SPRINGFIELD -- A Carlinville company lost two large state contracts in the past year because Illinois law requires it to pay a higher minimum wage than successful bidders from other states, according to an administrator for the firm.






SPRINGFIELD -- A Carlinville company lost two large state contracts in the past year because Illinois law requires it to pay a higher minimum wage than successful bidders from other states, according to an administrator for the firm.


Rely Services, also known as Accudata Computer Services, could be forced to lay off most of its 134 full- and part-time employees — or even move to Indiana — if it loses another state of Illinois contract it is bidding to keep, said operations manager Brenda Witt.


“I know that the state needs to keep their costs down, but they also need to keep these jobs in state,” Witt said. She hopes lawmakers can provide a solution.


“They need to get legislation in place to level the playing field. That’s all I’m asking,” Witt said.


Accudata has held state contracts for data-entry services since it was formed in Carlinville in 1989, Witt said. Rely Services of Hoffman Estates purchased the company in 2005.


Employees type information from paper forms into computers, along with performing other duties such as image scanning. The 70 part-time workers are mostly high school and college students, and many of the company’s 64 full-time employees are working mothers who schedule their hours around family responsibilities, she said.


Rely Services’ data-input workers are paid by the number of keystrokes, but they must earn at least minimum wage, which in Illinois is now $6.50 an hour, Witt said.


Until last year, the company had a contract with the state Department of Revenue to input sales tax information from businesses. But in seeking to become one of three companies to get a new three-year contract for the work, Rely Services’ bid was the fourth lowest by $15,351, she said. The $798,000 job went to companies from North Carolina, Michigan and Indiana, where the minimum wage in all three states at the time was $5.15.


North Carolina’s minimum wage has since risen to $6.15 and will go up to $7.15 on July 1. Michigan’s is now $6.95 and will increase to $7.15 on July 1. Indiana’s minimum wage is still at $5.15 — the same as the federal level. Illinois’ will increase to $7.50 on July 1.


Rely Services was forced to lay off 15 workers and eliminate its night shift when it lost that contract, Witt said. The company also lost another $905,000 data-entry contract with the secretary of state’s office to the Michigan firm. Rely Services is protesting that award.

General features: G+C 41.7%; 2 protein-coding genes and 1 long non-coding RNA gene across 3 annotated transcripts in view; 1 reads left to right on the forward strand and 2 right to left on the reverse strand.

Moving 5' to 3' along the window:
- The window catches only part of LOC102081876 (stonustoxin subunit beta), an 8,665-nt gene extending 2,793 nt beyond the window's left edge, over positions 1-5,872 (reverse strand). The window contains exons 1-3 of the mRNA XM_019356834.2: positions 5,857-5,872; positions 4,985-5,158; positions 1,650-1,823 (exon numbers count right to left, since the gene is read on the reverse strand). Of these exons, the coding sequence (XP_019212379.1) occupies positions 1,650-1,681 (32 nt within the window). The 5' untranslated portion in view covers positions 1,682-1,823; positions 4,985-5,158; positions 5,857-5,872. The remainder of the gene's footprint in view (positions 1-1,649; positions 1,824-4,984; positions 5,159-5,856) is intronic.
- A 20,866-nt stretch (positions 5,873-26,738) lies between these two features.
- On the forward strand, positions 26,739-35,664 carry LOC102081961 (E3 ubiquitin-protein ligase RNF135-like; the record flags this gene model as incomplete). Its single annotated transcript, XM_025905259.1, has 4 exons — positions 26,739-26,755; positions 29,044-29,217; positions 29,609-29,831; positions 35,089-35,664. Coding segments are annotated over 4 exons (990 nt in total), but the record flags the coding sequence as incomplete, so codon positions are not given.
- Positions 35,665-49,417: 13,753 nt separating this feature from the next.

Witt wants the state to enact legislation to give preference to Illinois bidders, similar to a system used in Indiana. In 2005, Gov. Mitch Daniels issued an executive order that, among other things, discounts Indiana companies’ bids on state contracts by up to 5 percent when compared with out-of-state proposals.


Illinois does give preferences on some contracts to minority or women bidders or small businesses, said Susan Hofer, spokeswoman for the Illinois Department of Central Management Services, but not to companies simply because they are in the state.


“What we try and do is balance that with getting the best service at the best price,” she said. “Certainly, if there are other ways that meet that balance, we would be interested in looking at them.”


Witt has talked to her legislators, Sen. Deanna Demuzio, D-Carlinville, and Rep. Gary Hannig, D-Litchfield. A Senate resolution sponsored by Demuzio and Sen. Michael Frerichs, D-Gifford, would create a task force to examine the state procurement code, “particularly on the preference given to Illinois businesses.” That legislation, SR52, passed the Senate on a unanimous vote.


“Not only myself but other legislators are having the same experience where bidding has gone out of state,” Demuzio said, adding that large-scale layoffs would certainly adversely affect her hometown.


Rely Services is bidding to retain another Department of Revenue contract to input data from IL-1040 individual income tax returns. State government will give preferences to small businesses on that award, and bids are due by June 8.


Losing that contract could mean that only about 10 jobs would remain at Rely Services’ Carlinville operation, Witt said. The company still has contracts with the Illinois Department of Natural Resources, the state police and the state fire marshal’s office.


If those layoffs occur, Witt said, “it’s going to make a big impact on this area — a huge impact.”


Rely Services owner Neil Khot has even considered moving the business to Indiana, Witt said, where the company could get an in-state preference on contracts there and still bid on Illinois work.


“From his point of view, why not?” she asked.




Dana Heupel can be reached at (217) 788-1518 or dana.heupel@sj-r.com.